- Buy a selected textbook and get free expedited shipping. Offered by Amazon AU. Here's how (terms and conditions apply)
Other Sellers on Amazon
+ $14.98 delivery
I've Been Meaning to Tell You: A Letter to My Daughter Hardcover – 5 Mar 2019
|New from||Used from|
Special offers and product promotions
Frequently bought together
Customers who bought this item also bought
"This is a beautiful meditation on what it means to be among a racial minority, and a blueprint honoring one's heritage" --Publishers Weekly
"Remarkable . . . Reminds us of the deep history and connectedness of all human life" - BookPage
"There is, as you pick it up, nothing to prepare you for its power, unless you already know Chariandy's fiction. He writes slender books that go straight to the heart. His most recent novel, Brother, was about a boy shot by a policeman and the aftermath for his family. It was piercingly moving. But this new book is devastating in a new way because it is nonfiction--and personal" - The Observer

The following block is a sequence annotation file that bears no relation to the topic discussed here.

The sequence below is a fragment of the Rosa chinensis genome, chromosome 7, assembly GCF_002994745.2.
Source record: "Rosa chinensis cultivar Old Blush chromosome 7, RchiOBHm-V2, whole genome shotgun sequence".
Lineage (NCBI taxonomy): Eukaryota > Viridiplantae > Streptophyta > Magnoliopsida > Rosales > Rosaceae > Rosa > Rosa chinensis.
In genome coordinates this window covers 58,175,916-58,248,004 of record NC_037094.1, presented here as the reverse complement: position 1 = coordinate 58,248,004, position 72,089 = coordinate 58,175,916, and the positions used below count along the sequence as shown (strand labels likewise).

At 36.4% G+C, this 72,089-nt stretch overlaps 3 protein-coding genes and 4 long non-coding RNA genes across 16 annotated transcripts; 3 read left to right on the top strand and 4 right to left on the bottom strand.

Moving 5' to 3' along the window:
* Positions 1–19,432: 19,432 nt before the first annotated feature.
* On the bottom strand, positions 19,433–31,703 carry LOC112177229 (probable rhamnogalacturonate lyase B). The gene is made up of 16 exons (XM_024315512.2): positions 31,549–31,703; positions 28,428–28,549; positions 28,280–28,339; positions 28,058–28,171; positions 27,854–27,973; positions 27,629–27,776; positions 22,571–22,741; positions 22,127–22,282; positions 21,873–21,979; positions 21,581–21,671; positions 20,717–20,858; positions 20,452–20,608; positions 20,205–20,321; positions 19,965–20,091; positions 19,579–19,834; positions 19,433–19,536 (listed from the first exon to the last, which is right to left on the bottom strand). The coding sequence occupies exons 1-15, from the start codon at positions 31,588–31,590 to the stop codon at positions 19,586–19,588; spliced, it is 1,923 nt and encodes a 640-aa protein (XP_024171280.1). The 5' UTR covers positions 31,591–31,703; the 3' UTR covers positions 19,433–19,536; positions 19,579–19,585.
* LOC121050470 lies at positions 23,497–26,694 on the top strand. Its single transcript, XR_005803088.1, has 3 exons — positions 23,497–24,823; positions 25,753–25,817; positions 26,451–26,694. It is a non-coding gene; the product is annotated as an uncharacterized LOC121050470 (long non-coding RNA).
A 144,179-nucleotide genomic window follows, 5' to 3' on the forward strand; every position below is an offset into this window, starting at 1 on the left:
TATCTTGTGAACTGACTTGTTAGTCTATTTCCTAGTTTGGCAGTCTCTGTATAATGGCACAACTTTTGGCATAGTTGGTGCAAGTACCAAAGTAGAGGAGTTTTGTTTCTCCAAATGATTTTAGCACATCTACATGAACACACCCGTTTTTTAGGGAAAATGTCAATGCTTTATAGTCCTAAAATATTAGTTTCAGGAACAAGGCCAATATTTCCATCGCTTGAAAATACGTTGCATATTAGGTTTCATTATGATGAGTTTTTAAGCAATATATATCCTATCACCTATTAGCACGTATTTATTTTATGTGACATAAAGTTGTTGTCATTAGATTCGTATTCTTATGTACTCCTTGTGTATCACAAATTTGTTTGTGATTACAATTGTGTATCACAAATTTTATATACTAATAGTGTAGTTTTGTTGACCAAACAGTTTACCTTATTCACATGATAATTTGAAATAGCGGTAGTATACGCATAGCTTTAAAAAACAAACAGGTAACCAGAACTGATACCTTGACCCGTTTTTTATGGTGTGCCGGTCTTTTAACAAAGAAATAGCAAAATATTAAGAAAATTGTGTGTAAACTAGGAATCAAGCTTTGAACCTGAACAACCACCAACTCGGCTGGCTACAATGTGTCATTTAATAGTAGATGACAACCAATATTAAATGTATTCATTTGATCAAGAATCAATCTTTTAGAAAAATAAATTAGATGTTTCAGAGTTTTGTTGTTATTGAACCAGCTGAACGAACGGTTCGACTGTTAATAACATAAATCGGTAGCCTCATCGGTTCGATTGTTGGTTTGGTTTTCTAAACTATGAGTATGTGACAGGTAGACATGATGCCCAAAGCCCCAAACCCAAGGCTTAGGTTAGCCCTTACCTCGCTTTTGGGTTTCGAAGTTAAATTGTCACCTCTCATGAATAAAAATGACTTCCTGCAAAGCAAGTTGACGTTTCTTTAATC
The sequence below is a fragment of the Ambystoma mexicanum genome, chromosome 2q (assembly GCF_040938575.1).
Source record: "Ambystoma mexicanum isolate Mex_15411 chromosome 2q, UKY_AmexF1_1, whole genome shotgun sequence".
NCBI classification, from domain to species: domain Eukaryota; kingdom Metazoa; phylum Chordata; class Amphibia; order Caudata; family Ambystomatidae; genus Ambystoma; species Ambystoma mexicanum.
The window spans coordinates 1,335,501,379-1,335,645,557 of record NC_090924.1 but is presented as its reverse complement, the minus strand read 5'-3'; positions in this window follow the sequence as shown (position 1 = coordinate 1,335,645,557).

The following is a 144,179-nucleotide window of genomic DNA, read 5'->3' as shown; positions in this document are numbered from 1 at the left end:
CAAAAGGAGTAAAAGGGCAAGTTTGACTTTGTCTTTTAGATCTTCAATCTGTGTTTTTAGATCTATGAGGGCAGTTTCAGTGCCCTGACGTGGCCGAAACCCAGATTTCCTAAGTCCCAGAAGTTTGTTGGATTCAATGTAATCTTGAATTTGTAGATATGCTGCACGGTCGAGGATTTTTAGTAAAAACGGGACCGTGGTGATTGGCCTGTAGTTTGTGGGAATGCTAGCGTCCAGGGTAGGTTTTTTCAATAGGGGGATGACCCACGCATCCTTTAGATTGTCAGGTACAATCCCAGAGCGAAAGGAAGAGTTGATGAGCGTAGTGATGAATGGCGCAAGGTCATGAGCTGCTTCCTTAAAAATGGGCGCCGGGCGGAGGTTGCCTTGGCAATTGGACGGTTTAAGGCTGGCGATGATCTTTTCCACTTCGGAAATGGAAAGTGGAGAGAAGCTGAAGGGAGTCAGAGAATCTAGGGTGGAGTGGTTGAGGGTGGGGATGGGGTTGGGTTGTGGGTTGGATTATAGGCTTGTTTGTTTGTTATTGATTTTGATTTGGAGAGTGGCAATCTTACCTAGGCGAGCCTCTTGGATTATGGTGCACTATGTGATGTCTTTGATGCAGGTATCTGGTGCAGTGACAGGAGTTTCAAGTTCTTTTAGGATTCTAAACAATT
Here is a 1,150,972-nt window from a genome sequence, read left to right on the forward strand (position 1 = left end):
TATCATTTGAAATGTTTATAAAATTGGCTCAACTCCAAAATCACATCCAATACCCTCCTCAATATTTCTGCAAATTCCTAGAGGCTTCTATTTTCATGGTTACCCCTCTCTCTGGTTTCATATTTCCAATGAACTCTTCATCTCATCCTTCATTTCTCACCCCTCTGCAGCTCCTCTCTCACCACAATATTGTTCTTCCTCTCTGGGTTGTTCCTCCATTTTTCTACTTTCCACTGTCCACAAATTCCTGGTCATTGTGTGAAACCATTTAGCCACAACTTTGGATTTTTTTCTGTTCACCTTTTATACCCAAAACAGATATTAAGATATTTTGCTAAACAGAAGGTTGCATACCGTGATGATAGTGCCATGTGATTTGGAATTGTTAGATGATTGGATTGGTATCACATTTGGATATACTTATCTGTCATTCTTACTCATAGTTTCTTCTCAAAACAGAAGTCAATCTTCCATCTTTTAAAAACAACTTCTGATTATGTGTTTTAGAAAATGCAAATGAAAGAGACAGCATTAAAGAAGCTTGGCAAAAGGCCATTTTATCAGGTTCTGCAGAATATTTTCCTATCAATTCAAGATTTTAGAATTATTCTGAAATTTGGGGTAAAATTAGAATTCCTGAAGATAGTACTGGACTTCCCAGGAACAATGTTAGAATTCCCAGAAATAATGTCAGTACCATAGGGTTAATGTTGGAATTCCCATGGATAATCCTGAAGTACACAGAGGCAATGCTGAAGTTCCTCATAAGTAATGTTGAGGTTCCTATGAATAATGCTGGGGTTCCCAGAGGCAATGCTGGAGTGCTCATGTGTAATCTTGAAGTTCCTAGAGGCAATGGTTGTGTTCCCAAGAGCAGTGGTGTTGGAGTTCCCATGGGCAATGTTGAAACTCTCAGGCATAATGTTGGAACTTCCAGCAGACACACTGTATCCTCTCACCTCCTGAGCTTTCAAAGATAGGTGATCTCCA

"David Chariandy's letter to his daughter is in turns disquieting, heartfelt, unflinchingly tender, wry; writ large with love throughout. It is, quite simply, one of the most beautiful books I have ever read." --Aminatta Forna, author of HAPPINESS
"Chariandy's stunning book is a precise puncturing of the post-racial bubble, as well as an incredibly personal and powerful letter. I wish I could have read this when I was growing up."" --Nafkote Tamirat, author of THE PARKING LOT ATTENDANT
"I've Been Meaning to Tell You builds upon foundational discussions of race and gender, layering in intersections of class and citizenship with a flawless hand. Chariandy is smart, tender, and often funny as he weaves together narrative and analysis to navigate perhaps the most complex relationship of all: that of father and daughter."" --Sara Novic, author of GIRL AT WAR
"A brilliant, powerful elegy . . . pulsing with rhythm, and beating with life." --Marlon James, Man Booker Prize-winning author of A BRIEF HISTORY OF SEVEN KILLINGS, on BROTHER
"Brother is a surprising, and really shocking novel, unafraid of exploring the overlaps in love, loss, sexuality, race, place, terror and class. It is bold. It is brilliant. It marks the beginning of an absolutely mammoth literary talent." --Kiese Laymon, author of LONG DIVISION and HEAVY
"A breathtaking achievement . . . A compulsive, brutal and flawless novel that is full of accomplished storytelling with not a word spare." --Afia Akbar, Observer on BROTHER